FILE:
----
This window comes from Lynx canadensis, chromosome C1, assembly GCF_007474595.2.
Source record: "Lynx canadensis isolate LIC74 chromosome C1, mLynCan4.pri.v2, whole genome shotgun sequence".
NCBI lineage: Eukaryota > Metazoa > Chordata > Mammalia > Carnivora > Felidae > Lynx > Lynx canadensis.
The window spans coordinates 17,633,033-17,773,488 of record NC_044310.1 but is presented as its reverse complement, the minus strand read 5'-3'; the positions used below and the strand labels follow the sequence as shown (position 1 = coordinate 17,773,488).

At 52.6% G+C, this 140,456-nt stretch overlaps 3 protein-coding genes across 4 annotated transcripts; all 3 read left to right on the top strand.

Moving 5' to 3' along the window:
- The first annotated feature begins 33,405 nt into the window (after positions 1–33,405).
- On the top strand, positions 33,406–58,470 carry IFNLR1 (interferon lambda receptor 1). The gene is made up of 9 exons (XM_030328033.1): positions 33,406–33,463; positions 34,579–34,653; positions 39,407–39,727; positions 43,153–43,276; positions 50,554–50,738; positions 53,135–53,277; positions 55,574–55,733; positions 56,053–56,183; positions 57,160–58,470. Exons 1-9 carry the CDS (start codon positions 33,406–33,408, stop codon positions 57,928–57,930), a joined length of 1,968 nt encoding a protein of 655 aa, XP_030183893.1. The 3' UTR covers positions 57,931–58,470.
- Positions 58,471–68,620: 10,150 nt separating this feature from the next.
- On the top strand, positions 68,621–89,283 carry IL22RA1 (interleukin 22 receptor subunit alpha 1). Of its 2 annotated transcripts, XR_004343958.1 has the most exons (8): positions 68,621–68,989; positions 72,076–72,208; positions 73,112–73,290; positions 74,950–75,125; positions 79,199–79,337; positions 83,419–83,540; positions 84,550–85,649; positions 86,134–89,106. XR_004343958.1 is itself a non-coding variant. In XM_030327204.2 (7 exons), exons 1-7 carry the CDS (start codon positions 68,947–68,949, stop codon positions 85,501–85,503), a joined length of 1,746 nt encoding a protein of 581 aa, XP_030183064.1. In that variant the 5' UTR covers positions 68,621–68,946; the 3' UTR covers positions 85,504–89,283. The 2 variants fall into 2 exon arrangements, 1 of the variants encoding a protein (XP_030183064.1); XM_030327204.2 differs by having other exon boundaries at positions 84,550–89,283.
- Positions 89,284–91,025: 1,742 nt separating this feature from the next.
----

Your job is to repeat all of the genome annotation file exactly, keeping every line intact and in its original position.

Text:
This window comes from Lynx canadensis, chromosome C1, assembly GCF_007474595.2.
Source record: "Lynx canadensis isolate LIC74 chromosome C1, mLynCan4.pri.v2, whole genome shotgun sequence".
NCBI lineage: Eukaryota > Metazoa > Chordata > Mammalia > Carnivora > Felidae > Lynx > Lynx canadensis.
The window spans coordinates 17,633,033-17,773,488 of record NC_044310.1 but is presented as its reverse complement, the minus strand read 5'-3'; the positions used below and the strand labels follow the sequence as shown (position 1 = coordinate 17,773,488).

At 52.6% G+C, this 140,456-nt stretch overlaps 3 protein-coding genes across 4 annotated transcripts; all 3 read left to right on the top strand.

Moving 5' to 3' along the window:
- The first annotated feature begins 33,405 nt into the window (after positions 1–33,405).
- On the top strand, positions 33,406–58,470 carry IFNLR1 (interferon lambda receptor 1). The gene is made up of 9 exons (XM_030328033.1): positions 33,406–33,463; positions 34,579–34,653; positions 39,407–39,727; positions 43,153–43,276; positions 50,554–50,738; positions 53,135–53,277; positions 55,574–55,733; positions 56,053–56,183; positions 57,160–58,470. Exons 1-9 carry the CDS (start codon positions 33,406–33,408, stop codon positions 57,928–57,930), a joined length of 1,968 nt encoding a protein of 655 aa, XP_030183893.1. The 3' UTR covers positions 57,931–58,470.
- Positions 58,471–68,620: 10,150 nt separating this feature from the next.
- On the top strand, positions 68,621–89,283 carry IL22RA1 (interleukin 22 receptor subunit alpha 1). Of its 2 annotated transcripts, XR_004343958.1 has the most exons (8): positions 68,621–68,989; positions 72,076–72,208; positions 73,112–73,290; positions 74,950–75,125; positions 79,199–79,337; positions 83,419–83,540; positions 84,550–85,649; positions 86,134–89,106. XR_004343958.1 is itself a non-coding variant. In XM_030327204.2 (7 exons), exons 1-7 carry the CDS (start codon positions 68,947–68,949, stop codon positions 85,501–85,503), a joined length of 1,746 nt encoding a protein of 581 aa, XP_030183064.1. In that variant the 5' UTR covers positions 68,621–68,946; the 3' UTR covers positions 85,504–89,283. The 2 variants fall into 2 exon arrangements, 1 of the variants encoding a protein (XP_030183064.1); XM_030327204.2 differs by having other exon boundaries at positions 84,550–89,283.
- Positions 89,284–91,025: 1,742 nt separating this feature from the next.